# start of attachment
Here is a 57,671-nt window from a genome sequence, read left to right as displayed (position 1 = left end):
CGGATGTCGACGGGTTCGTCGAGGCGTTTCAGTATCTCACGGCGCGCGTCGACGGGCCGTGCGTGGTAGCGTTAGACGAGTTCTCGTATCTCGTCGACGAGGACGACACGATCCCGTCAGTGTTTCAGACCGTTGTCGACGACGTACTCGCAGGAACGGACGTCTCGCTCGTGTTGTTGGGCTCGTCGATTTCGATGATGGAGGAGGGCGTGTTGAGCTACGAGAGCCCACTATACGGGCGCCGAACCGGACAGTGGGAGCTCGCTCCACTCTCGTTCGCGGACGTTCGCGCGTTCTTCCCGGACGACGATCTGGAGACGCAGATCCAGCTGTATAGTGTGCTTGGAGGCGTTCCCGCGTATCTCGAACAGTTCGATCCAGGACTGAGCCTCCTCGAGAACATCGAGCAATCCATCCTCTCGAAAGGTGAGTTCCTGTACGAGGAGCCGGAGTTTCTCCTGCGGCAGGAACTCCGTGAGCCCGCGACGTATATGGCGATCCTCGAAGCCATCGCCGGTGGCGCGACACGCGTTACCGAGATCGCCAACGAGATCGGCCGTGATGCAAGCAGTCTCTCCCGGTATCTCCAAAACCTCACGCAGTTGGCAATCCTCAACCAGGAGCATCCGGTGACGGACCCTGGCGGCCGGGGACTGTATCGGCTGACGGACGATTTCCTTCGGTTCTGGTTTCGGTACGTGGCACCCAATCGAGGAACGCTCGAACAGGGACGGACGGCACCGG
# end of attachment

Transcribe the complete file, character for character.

Here is a 57,671-nt window from a genome sequence, read left to right as displayed (position 1 = left end):
CGGATGTCGACGGGTTCGTCGAGGCGTTTCAGTATCTCACGGCGCGCGTCGACGGGCCGTGCGTGGTAGCGTTAGACGAGTTCTCGTATCTCGTCGACGAGGACGACACGATCCCGTCAGTGTTTCAGACCGTTGTCGACGACGTACTCGCAGGAACGGACGTCTCGCTCGTGTTGTTGGGCTCGTCGATTTCGATGATGGAGGAGGGCGTGTTGAGCTACGAGAGCCCACTATACGGGCGCCGAACCGGACAGTGGGAGCTCGCTCCACTCTCGTTCGCGGACGTTCGCGCGTTCTTCCCGGACGACGATCTGGAGACGCAGATCCAGCTGTATAGTGTGCTTGGAGGCGTTCCCGCGTATCTCGAACAGTTCGATCCAGGACTGAGCCTCCTCGAGAACATCGAGCAATCCATCCTCTCGAAAGGTGAGTTCCTGTACGAGGAGCCGGAGTTTCTCCTGCGGCAGGAACTCCGTGAGCCCGCGACGTATATGGCGATCCTCGAAGCCATCGCCGGTGGCGCGACACGCGTTACCGAGATCGCCAACGAGATCGGCCGTGATGCAAGCAGTCTCTCCCGGTATCTCCAAAACCTCACGCAGTTGGCAATCCTCAACCAGGAGCATCCGGTGACGGACCCTGGCGGCCGGGGACTGTATCGGCTGACGGACGATTTCCTTCGGTTCTGGTTTCGGTACGTGGCACCCAATCGAGGAACGCTCGAACAGGGACGGACGGCACCGG